SISTERS IN CRIME: The Rise of the New Female Criminal by Freda Adler

SISTERS IN CRIME: The Rise of the New Female Criminal

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KIRKUS REVIEW

She will probably be very similar to the old male criminals we know and hate. As women assume roles formerly reserved for men in the social hierarchy, so too do they in the criminal hierarchy; ""female"" crimes of prostitution and shoplifting are increasingly giving way to bank robbing, mugging, grand larceny, armed robbery. Likewise formerly docile prison behavior is changing to strikes and riots. The author's point is not to condemn, but to show that the type and nature of crime (for both men and women) is largely determined by the perpetrator's place in society--business executives don't rob gas stations, they embezzle and price-fix; black women--so often heads of their families--have crime patterns far more similar to that of men than white women. Adler also shows damning evidence of sexual discrimination in sentencing (judges usually give women longer sentences than men for the same crime; state statutes often force them to do so) and prison systems (men have far more education and job-training facilities than women). The author also examines in detail laws governing abortion and particularly prostitution--where the women is arrested and the man nearly always goes morally and legally scot-free. This is a lively and absorbing study by a female criminologist who is also Associate Professor of Law and Crime at Rutgers and consultant to the Crime Prevention and Criminal Justice section of the UN.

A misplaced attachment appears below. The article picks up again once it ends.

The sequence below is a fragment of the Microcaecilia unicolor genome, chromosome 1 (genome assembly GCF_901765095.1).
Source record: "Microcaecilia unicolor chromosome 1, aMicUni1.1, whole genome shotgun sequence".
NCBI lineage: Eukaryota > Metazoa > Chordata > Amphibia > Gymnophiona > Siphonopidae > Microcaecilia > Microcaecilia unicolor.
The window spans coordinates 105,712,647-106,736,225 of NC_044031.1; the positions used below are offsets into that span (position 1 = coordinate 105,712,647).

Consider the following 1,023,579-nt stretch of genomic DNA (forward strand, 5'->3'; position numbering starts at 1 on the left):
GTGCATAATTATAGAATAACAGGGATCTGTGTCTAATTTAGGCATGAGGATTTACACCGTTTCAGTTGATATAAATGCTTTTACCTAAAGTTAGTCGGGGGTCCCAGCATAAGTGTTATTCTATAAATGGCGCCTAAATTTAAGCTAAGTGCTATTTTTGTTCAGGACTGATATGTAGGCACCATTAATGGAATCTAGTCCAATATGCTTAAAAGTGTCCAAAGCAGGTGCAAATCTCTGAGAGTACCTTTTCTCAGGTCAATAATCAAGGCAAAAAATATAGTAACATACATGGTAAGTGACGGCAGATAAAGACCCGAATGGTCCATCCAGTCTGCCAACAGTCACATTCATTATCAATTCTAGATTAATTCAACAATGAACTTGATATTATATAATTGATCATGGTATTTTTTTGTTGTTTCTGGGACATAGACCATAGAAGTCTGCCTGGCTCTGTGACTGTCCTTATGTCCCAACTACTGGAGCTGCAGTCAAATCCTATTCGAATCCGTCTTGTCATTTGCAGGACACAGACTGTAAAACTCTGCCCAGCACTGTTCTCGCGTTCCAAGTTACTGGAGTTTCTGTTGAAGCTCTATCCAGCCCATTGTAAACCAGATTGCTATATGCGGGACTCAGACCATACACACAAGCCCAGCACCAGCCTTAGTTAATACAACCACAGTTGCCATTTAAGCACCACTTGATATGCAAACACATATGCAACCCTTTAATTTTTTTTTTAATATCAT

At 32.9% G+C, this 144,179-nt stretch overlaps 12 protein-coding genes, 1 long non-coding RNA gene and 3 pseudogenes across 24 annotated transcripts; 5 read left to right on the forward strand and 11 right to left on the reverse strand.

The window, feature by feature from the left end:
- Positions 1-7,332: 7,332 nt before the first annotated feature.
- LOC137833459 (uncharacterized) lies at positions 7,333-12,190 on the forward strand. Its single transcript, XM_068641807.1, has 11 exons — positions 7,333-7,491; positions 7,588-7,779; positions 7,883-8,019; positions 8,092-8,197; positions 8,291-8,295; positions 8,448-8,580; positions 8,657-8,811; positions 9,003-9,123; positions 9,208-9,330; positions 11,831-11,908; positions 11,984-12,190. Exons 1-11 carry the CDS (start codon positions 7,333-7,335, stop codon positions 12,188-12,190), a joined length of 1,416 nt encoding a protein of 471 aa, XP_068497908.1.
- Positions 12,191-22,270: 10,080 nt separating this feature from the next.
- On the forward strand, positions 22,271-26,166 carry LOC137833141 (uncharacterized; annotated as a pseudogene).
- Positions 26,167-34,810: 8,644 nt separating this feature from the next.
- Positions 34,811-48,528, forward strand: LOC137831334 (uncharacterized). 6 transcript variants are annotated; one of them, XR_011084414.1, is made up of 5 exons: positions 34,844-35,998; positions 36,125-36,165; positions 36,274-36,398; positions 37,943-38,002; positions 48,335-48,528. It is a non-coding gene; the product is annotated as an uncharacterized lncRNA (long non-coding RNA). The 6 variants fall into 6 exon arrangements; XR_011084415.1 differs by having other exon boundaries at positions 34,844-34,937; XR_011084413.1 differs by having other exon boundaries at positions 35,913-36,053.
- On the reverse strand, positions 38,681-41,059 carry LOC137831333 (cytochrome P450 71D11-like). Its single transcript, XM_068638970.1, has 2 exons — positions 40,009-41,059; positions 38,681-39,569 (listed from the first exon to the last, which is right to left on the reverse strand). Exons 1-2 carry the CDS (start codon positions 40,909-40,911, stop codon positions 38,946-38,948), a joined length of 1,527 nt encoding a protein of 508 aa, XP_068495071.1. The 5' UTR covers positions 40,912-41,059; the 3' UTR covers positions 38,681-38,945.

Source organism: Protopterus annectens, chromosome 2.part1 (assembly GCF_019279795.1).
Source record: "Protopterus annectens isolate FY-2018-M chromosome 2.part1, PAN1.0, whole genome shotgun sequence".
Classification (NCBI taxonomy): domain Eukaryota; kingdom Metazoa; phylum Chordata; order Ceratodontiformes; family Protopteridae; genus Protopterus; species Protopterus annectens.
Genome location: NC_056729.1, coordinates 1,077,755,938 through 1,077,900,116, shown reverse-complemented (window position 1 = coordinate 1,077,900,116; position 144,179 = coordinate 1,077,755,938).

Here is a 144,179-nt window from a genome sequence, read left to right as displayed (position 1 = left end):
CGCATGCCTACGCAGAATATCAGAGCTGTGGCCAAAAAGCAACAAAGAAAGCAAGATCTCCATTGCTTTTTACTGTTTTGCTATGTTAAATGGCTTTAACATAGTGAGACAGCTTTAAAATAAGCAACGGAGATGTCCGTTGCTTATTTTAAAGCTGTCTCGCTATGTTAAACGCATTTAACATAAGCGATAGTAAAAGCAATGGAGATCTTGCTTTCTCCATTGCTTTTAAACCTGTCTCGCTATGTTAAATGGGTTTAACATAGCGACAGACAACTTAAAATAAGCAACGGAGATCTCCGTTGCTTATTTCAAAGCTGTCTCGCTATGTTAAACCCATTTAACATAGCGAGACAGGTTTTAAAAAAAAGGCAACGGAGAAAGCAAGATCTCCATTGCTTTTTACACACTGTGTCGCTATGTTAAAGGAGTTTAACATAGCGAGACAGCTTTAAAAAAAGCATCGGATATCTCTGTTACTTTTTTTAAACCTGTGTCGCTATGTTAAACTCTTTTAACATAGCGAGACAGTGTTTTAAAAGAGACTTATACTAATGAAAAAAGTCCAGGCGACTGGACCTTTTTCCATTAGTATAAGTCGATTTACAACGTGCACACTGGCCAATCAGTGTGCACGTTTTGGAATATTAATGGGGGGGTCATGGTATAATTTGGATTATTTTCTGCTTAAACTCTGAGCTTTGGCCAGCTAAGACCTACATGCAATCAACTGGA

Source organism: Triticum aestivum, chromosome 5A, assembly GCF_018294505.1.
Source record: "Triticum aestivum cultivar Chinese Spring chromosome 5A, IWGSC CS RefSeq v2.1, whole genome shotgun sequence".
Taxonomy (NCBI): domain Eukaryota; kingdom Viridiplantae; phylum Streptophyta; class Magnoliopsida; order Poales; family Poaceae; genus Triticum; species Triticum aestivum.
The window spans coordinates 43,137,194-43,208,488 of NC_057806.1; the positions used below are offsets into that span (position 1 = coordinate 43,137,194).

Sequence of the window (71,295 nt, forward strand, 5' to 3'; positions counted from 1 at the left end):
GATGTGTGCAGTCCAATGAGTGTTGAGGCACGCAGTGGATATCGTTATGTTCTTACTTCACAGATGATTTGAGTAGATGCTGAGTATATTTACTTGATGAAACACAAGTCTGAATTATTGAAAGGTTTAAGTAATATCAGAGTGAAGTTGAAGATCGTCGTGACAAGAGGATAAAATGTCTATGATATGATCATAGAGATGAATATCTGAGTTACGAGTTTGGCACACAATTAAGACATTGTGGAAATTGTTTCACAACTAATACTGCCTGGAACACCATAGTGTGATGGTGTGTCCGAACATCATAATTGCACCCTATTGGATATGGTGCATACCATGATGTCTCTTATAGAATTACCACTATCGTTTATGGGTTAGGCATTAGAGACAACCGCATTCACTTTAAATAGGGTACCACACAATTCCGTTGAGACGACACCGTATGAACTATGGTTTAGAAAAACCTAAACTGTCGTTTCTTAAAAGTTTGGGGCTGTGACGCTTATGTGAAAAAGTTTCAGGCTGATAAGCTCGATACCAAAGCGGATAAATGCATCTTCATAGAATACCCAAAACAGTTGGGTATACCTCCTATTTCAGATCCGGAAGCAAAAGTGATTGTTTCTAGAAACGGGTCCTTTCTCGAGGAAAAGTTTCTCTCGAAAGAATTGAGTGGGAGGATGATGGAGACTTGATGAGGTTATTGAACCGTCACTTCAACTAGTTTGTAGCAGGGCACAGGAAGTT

Pub Date: May 25th, 1975
Publisher: McGraw-Hill